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Custom wheelchairs: The trend from functionality to individuality

by Dr. Gene Emmer and Galina Soldatenko
Med Services Europe

Wheelchairs have been around for hundreds of years, but early wheelchairs were intended only to help a people with disabilities move from point A to point B. As society progressed and became more inclusive, the role of the wheelchair began to change as well. Wheelchairs are now considered not only a means of transportation but also as a way to allow users to express their individuality. There are a wide choice of custom-made high quality ultra-light high-performance wheelchairs available as well as accessories that enable people to individualize their look and style. The move from functionality to individuality is discussed in this article.

History of wheelchairs

King Phillip's wheelchair 1595

There were many attempts to connect furniture to wheels dating back to the time of Christ. But perhaps the first wheelchair was invented for King Phillip II of Spain. A drawing of the King dated 1595 shows him in a chair with wheels, armrests and footrests. However, he needed assistance to propel it and the chair resembled a modern baby's high chair more than a wheelchair of today. In 1665 one of the first self-propelled vehicles was invented by Stephan Farfler. But it looked more like a present day hand-bike than a wheelchair, as it was propelled by hand cranks attached to the front wheel.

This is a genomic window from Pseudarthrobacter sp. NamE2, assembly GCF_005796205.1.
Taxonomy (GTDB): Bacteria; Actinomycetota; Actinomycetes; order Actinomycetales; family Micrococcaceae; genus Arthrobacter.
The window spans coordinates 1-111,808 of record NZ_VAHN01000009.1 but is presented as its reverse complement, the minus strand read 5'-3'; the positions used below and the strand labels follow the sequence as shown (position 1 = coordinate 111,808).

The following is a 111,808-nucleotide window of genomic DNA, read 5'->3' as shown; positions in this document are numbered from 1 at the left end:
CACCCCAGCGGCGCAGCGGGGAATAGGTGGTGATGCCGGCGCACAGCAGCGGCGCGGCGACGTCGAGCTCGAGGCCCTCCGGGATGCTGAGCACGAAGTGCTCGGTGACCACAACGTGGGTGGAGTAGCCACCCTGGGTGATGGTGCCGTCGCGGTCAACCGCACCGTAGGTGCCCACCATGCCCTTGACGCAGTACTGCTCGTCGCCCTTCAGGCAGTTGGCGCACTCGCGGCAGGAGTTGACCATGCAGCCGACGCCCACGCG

The modern wheelchair began to take shape in the late 19th century to early 20th century with the advent of push rims for self-propulsion and slings for seat and back rests. The 20th century saw a rapid development in wheelchairs, from the first motorized wheelchair, to the first folding wheelchair, to lightweight and sports wheelchairs.

The last two decades have seen progress in the modern wheelchair accelerate. Wheelchairs are lighter and perform better than ever before. There are now many possibilities available to improve the ride, from suspension systems that help to remove vibrations and jolts, to ultra-light weight frames which enable better performance, to special designs for every individualized need and taste. The recent trend is towards customization. Customized wheelchairs are now being requested for many reasons:

Customization of wheelchairs

Unique designs

Wheelchair designed for a mother who is a tripple amputee (decribed below)

Customization of wheelchairs to fit the individual needs of the user can include simple modifications to standard designs or creating an entirely unique design. Imagine a mother who is a triple amputee. How will she move herself and her baby? Custom built wheelchairs can now be designed to help her. For example a user with an amputated arm can use a special wheel which has dual hand rims to allow both wheels to be controlled with one hand. The wheelchair can also be modified so that it is stretched in front, allowing the child seat to be attached to the wheelchair in front of the mother. Other examples may include designing extra long or extra short wheelchairs for very tall or small users or reinforced wheelchairs for heavy users or specialized devices for users that have limited motor control or functions. Customized wheelchairs are now being regularly designed to accommodate nearly every special need.

Performance wheelchairs

Sonja Peters - wheelchair tennis champion